Twenty-something years ago I stood at the mouth of the Solent and watched the start of the Whitbread Round the World Race. I counted 23 boats making their way into the English Channel, with 32,000 miles of hard racing ahead of them. Such a number would be inconceivable in a modern round-the-world race. The current edition of the Volvo Ocean Race features just six boats, and at time of writing there had not been six finishers in any one leg. Dismastings, delamination, destruction; this current crop of Volvo 70s are a temperamental bunch, perhaps not surprisingly so given the speeds of which they’re capable. This is one reason the current edition hasn’t sustained a buzz: when your team finishes on a freighter, it’s tough to keep cheering.
Another reason is the course itself, meticulously plotted to ensure that no major car market misses out on a stopover. Together with the integration of local-media-friendly in-port racing, this has complicated the event to the degree that only aficionados can be bothered to follow it closely. Ten destinations, ten in-port races, a complicated points system; watch as the non-sailors’ eyes glaze over. The tactically exhausting legs up to the Persian Gulf and China and then down to Auckland just do not have the raw drama of the iceberg-riddled depths of the Southern Ocean. For me, the race descended into farce when the fleet had to be loaded onto a ship for fear of pirate attacks.
A six-boat fleet might be miniscule by the standards of the 1989 race, but it’s sadly representative of the current state of the racing art. Even before the 2008 crash, sponsorship money for ocean racing was hard to come by, and that certainly hasn’t changed for the better. The last edition of the Velux Five Oceans race—the solo round-the-world race that was originally the BOC Challenge—had just five starters. There were six in the recent Global Ocean Race for Class 40 boats, which are bargain-basement vessels compared to Volvo 70s and proves it’s not just exorbitant costs that are keeping sponsors away.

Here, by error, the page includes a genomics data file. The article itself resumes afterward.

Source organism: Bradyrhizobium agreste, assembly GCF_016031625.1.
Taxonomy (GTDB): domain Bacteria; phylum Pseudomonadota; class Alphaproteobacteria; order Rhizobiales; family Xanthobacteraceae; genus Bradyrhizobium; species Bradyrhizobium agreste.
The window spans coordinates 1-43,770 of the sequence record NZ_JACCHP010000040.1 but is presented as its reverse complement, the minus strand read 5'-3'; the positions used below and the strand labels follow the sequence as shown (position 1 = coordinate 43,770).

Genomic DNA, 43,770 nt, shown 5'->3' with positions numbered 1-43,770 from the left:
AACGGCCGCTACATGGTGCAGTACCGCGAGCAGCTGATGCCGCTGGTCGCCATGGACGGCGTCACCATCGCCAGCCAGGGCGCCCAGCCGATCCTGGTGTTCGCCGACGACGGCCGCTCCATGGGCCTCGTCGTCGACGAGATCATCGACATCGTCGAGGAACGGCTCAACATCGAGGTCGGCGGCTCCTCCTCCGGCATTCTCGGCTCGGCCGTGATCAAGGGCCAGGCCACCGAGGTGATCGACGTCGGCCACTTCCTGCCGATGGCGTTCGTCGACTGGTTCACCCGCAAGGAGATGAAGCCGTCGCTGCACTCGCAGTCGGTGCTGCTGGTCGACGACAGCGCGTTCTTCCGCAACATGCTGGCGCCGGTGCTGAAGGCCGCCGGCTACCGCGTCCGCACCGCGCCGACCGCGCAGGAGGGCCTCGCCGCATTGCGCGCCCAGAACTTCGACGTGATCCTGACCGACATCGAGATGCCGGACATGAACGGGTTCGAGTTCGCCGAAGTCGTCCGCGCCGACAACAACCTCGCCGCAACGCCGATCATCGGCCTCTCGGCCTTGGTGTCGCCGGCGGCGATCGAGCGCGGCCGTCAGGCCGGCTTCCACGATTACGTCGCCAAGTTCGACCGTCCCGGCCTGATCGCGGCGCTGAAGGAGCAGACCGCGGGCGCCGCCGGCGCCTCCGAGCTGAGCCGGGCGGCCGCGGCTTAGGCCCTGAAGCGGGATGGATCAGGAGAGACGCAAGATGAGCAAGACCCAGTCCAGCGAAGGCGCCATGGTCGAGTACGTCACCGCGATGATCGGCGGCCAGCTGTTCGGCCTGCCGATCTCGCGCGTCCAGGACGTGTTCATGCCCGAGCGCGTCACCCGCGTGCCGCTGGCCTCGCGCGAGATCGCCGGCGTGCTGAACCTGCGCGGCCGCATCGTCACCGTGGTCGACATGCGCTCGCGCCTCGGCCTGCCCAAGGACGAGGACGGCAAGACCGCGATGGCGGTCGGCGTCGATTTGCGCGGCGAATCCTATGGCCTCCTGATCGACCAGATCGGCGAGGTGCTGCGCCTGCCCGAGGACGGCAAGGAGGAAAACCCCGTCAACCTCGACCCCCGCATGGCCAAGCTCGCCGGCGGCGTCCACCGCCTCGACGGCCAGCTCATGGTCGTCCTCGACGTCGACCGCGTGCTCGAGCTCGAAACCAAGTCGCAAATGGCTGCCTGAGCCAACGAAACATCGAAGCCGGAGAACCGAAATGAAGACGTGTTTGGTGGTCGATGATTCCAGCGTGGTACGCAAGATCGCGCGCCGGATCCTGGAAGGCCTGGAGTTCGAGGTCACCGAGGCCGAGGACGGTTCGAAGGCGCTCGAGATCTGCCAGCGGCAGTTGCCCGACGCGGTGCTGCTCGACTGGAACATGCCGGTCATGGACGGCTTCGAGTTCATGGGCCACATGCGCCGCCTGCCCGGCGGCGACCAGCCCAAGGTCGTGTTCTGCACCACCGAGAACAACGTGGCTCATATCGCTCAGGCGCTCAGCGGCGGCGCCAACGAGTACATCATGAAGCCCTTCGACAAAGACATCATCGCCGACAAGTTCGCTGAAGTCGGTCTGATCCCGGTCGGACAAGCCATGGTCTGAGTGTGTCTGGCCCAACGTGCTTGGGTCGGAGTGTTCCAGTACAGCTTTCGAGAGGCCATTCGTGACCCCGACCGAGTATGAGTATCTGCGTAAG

In contrast to all this is an event that plays out every two years with minimal fanfare: the Clipper Race, in which a fleet of ten 68-footers with paying crew follows a largely tradewind route around the globe, but still dips into the Southern Ocean. I ran into the fleet at the Strictly Sail Pacific show in Oakland, California, in April, where it was catching its collective breath after a transpacific run. This is not high-tech racing—no carbon fiber, no canting keels, no daggerboards—and the crews are not well-paid professionals. They’re ordinary people who cough up large sums of money to pursue a dream. Much like boat owners, in fact. And since demand from would-be crew exceeds the supply of boats, the next race will be held in a fleet of 12 spanking new lighter, faster 70-footers.
It is easy for racing insiders to mock the pay-to-ride concept, but this is hard racing between identical boats that calls for high standards of seamanship and endurance. At a time when professional distance racing is suffering, the success of the Clipper concept proves that the dream and the allure is as strong as ever; it’s just the execution that makes the difference.